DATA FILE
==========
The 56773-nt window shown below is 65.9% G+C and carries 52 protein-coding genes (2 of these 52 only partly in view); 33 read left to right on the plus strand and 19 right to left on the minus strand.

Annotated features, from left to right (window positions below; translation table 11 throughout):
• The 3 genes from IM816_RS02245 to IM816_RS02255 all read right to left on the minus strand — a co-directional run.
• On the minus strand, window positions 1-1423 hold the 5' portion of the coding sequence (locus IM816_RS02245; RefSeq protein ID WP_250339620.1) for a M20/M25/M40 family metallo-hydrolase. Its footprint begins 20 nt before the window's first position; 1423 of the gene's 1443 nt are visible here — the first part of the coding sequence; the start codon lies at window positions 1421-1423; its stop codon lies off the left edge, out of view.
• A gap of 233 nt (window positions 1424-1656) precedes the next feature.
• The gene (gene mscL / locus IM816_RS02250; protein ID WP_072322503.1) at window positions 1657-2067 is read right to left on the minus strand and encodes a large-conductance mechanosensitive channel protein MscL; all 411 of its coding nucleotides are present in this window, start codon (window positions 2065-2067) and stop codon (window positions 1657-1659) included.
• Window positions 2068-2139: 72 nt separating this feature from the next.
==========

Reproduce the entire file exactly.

The 56773-nt window shown below is 65.9% G+C and carries 52 protein-coding genes (2 of these 52 only partly in view); 33 read left to right on the plus strand and 19 right to left on the minus strand.

Annotated features, from left to right (window positions below; translation table 11 throughout):
• The 3 genes from IM816_RS02245 to IM816_RS02255 all read right to left on the minus strand — a co-directional run.
• On the minus strand, window positions 1-1423 hold the 5' portion of the coding sequence (locus IM816_RS02245; RefSeq protein ID WP_250339620.1) for a M20/M25/M40 family metallo-hydrolase. Its footprint begins 20 nt before the window's first position; 1423 of the gene's 1443 nt are visible here — the first part of the coding sequence; the start codon lies at window positions 1421-1423; its stop codon lies off the left edge, out of view.
• A gap of 233 nt (window positions 1424-1656) precedes the next feature.
• The gene (gene mscL / locus IM816_RS02250; protein ID WP_072322503.1) at window positions 1657-2067 is read right to left on the minus strand and encodes a large-conductance mechanosensitive channel protein MscL; all 411 of its coding nucleotides are present in this window, start codon (window positions 2065-2067) and stop codon (window positions 1657-1659) included.
• Window positions 2068-2139: 72 nt separating this feature from the next.